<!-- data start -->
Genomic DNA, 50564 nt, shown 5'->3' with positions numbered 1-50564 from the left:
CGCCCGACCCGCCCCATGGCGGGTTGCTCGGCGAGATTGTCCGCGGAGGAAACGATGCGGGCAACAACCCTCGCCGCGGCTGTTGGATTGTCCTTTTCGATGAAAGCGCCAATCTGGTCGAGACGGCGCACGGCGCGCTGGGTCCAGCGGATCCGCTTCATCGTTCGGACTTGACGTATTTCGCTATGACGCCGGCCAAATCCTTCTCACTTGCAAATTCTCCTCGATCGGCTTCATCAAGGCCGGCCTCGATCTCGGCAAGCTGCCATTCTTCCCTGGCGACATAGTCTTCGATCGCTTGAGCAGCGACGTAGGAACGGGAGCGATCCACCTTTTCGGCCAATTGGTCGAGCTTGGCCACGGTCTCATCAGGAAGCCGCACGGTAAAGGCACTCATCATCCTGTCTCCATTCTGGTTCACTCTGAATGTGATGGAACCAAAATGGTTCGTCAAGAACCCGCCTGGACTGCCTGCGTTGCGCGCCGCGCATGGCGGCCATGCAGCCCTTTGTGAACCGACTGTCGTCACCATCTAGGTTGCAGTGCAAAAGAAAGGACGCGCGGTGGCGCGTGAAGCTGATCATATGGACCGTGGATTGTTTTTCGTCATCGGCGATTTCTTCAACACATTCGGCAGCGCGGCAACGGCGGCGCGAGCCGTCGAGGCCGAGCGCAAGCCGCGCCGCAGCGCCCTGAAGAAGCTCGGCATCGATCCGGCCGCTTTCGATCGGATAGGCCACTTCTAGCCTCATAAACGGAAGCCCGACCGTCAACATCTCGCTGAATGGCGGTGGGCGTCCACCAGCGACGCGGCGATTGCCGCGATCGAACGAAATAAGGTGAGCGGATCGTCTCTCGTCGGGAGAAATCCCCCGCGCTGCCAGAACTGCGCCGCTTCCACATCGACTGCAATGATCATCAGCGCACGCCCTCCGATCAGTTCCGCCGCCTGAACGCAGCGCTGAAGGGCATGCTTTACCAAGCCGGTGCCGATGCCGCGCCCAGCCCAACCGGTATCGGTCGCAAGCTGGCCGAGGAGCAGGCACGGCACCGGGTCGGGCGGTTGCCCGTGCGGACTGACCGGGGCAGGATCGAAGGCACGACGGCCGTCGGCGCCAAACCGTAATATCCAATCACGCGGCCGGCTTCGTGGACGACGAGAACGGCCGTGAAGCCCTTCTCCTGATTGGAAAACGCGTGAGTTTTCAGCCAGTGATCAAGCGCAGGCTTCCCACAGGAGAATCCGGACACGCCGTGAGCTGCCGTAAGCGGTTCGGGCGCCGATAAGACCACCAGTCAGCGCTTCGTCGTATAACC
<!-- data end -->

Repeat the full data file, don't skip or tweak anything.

Genomic DNA, 50564 nt, shown 5'->3' with positions numbered 1-50564 from the left:
CGCCCGACCCGCCCCATGGCGGGTTGCTCGGCGAGATTGTCCGCGGAGGAAACGATGCGGGCAACAACCCTCGCCGCGGCTGTTGGATTGTCCTTTTCGATGAAAGCGCCAATCTGGTCGAGACGGCGCACGGCGCGCTGGGTCCAGCGGATCCGCTTCATCGTTCGGACTTGACGTATTTCGCTATGACGCCGGCCAAATCCTTCTCACTTGCAAATTCTCCTCGATCGGCTTCATCAAGGCCGGCCTCGATCTCGGCAAGCTGCCATTCTTCCCTGGCGACATAGTCTTCGATCGCTTGAGCAGCGACGTAGGAACGGGAGCGATCCACCTTTTCGGCCAATTGGTCGAGCTTGGCCACGGTCTCATCAGGAAGCCGCACGGTAAAGGCACTCATCATCCTGTCTCCATTCTGGTTCACTCTGAATGTGATGGAACCAAAATGGTTCGTCAAGAACCCGCCTGGACTGCCTGCGTTGCGCGCCGCGCATGGCGGCCATGCAGCCCTTTGTGAACCGACTGTCGTCACCATCTAGGTTGCAGTGCAAAAGAAAGGACGCGCGGTGGCGCGTGAAGCTGATCATATGGACCGTGGATTGTTTTTCGTCATCGGCGATTTCTTCAACACATTCGGCAGCGCGGCAACGGCGGCGCGAGCCGTCGAGGCCGAGCGCAAGCCGCGCCGCAGCGCCCTGAAGAAGCTCGGCATCGATCCGGCCGCTTTCGATCGGATAGGCCACTTCTAGCCTCATAAACGGAAGCCCGACCGTCAACATCTCGCTGAATGGCGGTGGGCGTCCACCAGCGACGCGGCGATTGCCGCGATCGAACGAAATAAGGTGAGCGGATCGTCTCTCGTCGGGAGAAATCCCCCGCGCTGCCAGAACTGCGCCGCTTCCACATCGACTGCAATGATCATCAGCGCACGCCCTCCGATCAGTTCCGCCGCCTGAACGCAGCGCTGAAGGGCATGCTTTACCAAGCCGGTGCCGATGCCGCGCCCAGCCCAACCGGTATCGGTCGCAAGCTGGCCGAGGAGCAGGCACGGCACCGGGTCGGGCGGTTGCCCGTGCGGACTGACCGGGGCAGGATCGAAGGCACGACGGCCGTCGGCGCCAAACCGTAATATCCAATCACGCGGCCGGCTTCGTGGACGACGAGAACGGCCGTGAAGCCCTTCTCCTGATTGGAAAACGCGTGAGTTTTCAGCCAGTGATCAAGCGCAGGCTTCCCACAGGAGAATCCGGACACGCCGTGAGCTGCCGTAAGCGGTTCGGGCGCCGATAAGACCACCAGTCAGCGCTTCGTCGTATAACC